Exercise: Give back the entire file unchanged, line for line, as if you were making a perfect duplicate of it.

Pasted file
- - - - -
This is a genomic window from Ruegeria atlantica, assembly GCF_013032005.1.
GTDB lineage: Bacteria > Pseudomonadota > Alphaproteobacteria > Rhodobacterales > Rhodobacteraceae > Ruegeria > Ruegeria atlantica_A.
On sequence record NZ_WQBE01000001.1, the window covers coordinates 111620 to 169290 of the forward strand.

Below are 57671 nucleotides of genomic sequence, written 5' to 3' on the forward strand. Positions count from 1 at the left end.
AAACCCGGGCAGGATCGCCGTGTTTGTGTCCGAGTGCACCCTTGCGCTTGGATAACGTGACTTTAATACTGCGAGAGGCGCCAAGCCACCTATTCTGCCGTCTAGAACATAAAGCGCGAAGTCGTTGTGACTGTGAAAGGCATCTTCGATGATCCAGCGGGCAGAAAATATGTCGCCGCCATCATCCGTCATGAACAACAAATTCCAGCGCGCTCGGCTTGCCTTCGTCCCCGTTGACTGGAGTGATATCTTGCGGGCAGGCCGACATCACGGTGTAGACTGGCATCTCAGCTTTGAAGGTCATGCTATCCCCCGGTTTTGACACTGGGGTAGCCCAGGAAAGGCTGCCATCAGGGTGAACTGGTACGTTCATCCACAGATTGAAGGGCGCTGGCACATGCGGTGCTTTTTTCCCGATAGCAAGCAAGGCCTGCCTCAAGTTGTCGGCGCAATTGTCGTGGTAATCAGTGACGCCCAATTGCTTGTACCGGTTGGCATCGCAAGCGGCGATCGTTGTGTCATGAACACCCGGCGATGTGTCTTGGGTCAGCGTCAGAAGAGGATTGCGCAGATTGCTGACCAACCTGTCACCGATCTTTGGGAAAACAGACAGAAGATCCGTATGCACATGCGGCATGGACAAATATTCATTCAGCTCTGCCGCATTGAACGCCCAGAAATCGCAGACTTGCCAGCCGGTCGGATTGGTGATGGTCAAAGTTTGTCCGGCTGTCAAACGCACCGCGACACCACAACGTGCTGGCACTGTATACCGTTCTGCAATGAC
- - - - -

This is a genomic window from Ruegeria atlantica, assembly GCF_013032005.1.
GTDB lineage: Bacteria > Pseudomonadota > Alphaproteobacteria > Rhodobacterales > Rhodobacteraceae > Ruegeria > Ruegeria atlantica_A.
On sequence record NZ_WQBE01000001.1, the window covers coordinates 111620 to 169290 of the forward strand.

Below are 57671 nucleotides of genomic sequence, written 5' to 3' on the forward strand. Positions count from 1 at the left end.
AAACCCGGGCAGGATCGCCGTGTTTGTGTCCGAGTGCACCCTTGCGCTTGGATAACGTGACTTTAATACTGCGAGAGGCGCCAAGCCACCTATTCTGCCGTCTAGAACATAAAGCGCGAAGTCGTTGTGACTGTGAAAGGCATCTTCGATGATCCAGCGGGCAGAAAATATGTCGCCGCCATCATCCGTCATGAACAACAAATTCCAGCGCGCTCGGCTTGCCTTCGTCCCCGTTGACTGGAGTGATATCTTGCGGGCAGGCCGACATCACGGTGTAGACTGGCATCTCAGCTTTGAAGGTCATGCTATCCCCCGGTTTTGACACTGGGGTAGCCCAGGAAAGGCTGCCATCAGGGTGAACTGGTACGTTCATCCACAGATTGAAGGGCGCTGGCACATGCGGTGCTTTTTTCCCGATAGCAAGCAAGGCCTGCCTCAAGTTGTCGGCGCAATTGTCGTGGTAATCAGTGACGCCCAATTGCTTGTACCGGTTGGCATCGCAAGCGGCGATCGTTGTGTCATGAACACCCGGCGATGTGTCTTGGGTCAGCGTCAGAAGAGGATTGCGCAGATTGCTGACCAACCTGTCACCGATCTTTGGGAAAACAGACAGAAGATCCGTATGCACATGCGGCATGGACAAATATTCATTCAGCTCTGCCGCATTGAACGCCCAGAAATCGCAGACTTGCCAGCCGGTCGGATTGGTGATGGTCAAAGTTTGTCCGGCTGTCAAACGCACCGCGACACCACAACGTGCTGGCACTGTATACCGTTCTGCAATGAC